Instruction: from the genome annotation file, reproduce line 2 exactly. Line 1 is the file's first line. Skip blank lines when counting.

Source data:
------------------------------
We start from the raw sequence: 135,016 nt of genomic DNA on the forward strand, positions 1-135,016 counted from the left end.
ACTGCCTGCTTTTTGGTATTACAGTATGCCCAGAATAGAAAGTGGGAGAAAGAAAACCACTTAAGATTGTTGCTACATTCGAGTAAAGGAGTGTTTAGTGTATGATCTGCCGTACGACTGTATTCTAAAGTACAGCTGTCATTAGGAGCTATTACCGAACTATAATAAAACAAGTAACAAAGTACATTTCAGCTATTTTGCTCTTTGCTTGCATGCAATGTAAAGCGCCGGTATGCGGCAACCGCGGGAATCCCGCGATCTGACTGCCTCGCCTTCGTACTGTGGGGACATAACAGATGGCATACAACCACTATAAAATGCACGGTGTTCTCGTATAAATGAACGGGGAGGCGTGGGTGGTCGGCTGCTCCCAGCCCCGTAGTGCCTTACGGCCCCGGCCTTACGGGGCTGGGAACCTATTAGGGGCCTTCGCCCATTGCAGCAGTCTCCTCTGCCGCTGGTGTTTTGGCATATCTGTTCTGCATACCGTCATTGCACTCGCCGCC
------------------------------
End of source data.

ACTGCCTGCTTTTTGGTATTACAGTATGCCCAGAATAGAAAGTGGGAGAAAGAAAACCACTTAAGATTGTTGCTACATTCGAGTAAAGGAGTGTTTAGTGTATGATCTGCCGTACGACTGTATTCTAAAGTACAGCTGTCATTAGGAGCTATTACCGAACTATAATAAAACAAGTAACAAAGTACATTTCAGCTATTTTGCTCTTTGCTTGCATGCAATGTAAAGCGCCGGTATGCGGCAACCGCGGGAATCCCGCGATCTGACTGCCTCGCCTTCGTACTGTGGGGACATAACAGATGGCATACAACCACTATAAAATGCACGGTGTTCTCGTATAAATGAACGGGGAGGCGTGGGTGGTCGGCTGCTCCCAGCCCCGTAGTGCCTTACGGCCCCGGCCTTACGGGGCTGGGAACCTATTAGGGGCCTTCGCCCATTGCAGCAGTCTCCTCTGCCGCTGGTGTTTTGGCATATCTGTTCTGCATACCGTCATTGCACTCGCCGCC